As we head into Fall of 2014, (yes, I prefer to skip August as a Texas resident) we approach the 3-year anniversary of Responsive Design. The famous Boston Globe website launched in September of 2011 as one of the first fully responsive sites and now it almost seems there’s a mandate to go responsive.
I love responsive design and am especially digging these 3 fancy design trends that have developed along with it…
The long, scrolling homepage
Since we’re designing sites for ALL devices, scrolling has become ubiquitous. We used to fear the scroll, wanting to keep everything “above the fold”, especially on the homepage. After all, do you remember how difficult scrolling was before the touch screen? You might have had to roll the wheel on your mouse, seek out the “Page Down” key, or (gasp!) move your cursor over to the scroll bar and click. In all seriousness, touch screens have made it physically easier to scroll so designers are taking advantage.
One of my favorite examples of the long, scrolling homepage is the Oxfam America website. In lieu of a really long screenshot, just click over to their site to check it out.
Slow death of the slideshow
I know, I know, we all loved the slideshow. It’s a great mechanism for keeping several groups of stakeholders happy since they get a slide to show their stuff, calming down the battle for homepage real estate. It also gives you an easy way to keep your homepage “fresh”. For these reasons, many of the great responsive sites out there are still using slideshows. However, I believe that the goal of a slideshow actually competes with the goal of a long, scrolling homepage. When you design a long page, you want your users to scroll down the page to see your content but if you’re offering slides at the top, you’re asking them to sit there and watch.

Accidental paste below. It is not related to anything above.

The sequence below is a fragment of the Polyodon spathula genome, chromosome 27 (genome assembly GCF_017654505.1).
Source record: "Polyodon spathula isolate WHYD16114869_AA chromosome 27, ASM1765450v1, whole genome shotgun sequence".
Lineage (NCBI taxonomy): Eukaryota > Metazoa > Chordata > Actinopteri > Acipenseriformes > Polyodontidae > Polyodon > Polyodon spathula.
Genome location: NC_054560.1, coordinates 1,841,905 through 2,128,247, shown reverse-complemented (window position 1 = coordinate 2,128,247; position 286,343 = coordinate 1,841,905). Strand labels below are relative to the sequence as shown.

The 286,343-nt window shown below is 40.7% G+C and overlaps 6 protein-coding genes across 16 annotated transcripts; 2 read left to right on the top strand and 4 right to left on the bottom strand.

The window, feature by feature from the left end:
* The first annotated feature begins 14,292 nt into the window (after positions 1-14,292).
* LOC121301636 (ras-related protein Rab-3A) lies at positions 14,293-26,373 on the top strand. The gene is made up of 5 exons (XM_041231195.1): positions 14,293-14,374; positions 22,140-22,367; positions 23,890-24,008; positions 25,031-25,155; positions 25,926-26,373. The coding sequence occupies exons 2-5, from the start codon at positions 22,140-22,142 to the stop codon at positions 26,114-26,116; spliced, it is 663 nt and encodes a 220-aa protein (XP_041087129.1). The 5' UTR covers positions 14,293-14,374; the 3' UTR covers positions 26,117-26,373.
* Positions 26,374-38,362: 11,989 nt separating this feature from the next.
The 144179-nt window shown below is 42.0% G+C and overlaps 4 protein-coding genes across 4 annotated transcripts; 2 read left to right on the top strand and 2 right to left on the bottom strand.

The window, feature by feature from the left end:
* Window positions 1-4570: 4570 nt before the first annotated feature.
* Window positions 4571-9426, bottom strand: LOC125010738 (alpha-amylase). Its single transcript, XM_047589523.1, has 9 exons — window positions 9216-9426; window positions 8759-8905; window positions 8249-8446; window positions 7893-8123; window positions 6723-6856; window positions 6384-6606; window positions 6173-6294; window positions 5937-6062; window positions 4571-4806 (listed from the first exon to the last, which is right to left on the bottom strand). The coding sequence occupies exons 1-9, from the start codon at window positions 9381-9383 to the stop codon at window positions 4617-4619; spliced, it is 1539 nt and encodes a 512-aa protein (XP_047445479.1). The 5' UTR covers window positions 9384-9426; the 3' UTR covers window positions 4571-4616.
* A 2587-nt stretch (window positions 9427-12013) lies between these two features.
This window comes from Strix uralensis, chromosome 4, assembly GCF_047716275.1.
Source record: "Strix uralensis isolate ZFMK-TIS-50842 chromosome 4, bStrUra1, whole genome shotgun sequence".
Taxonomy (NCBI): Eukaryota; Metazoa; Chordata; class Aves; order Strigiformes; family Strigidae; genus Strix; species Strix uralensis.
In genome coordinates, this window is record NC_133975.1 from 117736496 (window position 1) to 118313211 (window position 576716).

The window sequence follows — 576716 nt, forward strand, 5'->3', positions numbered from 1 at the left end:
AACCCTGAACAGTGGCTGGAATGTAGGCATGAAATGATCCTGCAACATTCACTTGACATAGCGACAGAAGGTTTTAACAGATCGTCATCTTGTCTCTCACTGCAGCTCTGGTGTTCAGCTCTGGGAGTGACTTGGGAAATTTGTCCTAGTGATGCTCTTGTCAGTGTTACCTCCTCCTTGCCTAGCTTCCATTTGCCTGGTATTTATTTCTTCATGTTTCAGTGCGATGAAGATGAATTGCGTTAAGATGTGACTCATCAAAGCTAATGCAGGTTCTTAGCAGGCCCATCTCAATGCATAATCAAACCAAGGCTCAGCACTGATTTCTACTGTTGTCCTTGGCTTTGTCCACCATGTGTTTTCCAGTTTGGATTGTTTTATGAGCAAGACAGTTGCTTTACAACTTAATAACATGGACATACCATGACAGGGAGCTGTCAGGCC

Caveat: if you do decide to ditch your slideshow, be prepared to update your feature image every couple of weeks or so. You don’t necessarily need to switch out the messaging or call-to-action but I still like to see a fresh image upon repeat visits. You could even have a bank of images loaded on your site and do the old rotate upon refresh trick to keep it interesting.
The Donate widget
Now that we’re all comfortable with scrolling, designers are welcoming the extra vertical space by creating large, interactive Donate widgets. These widgets are more visible than the “Donate Now” buttons of yore, allowing orgs to communicate more about donating and also completing the first step of the donation process right on the page.
What are some of your favorite design trends? Take a moment to enlighten me in the comments!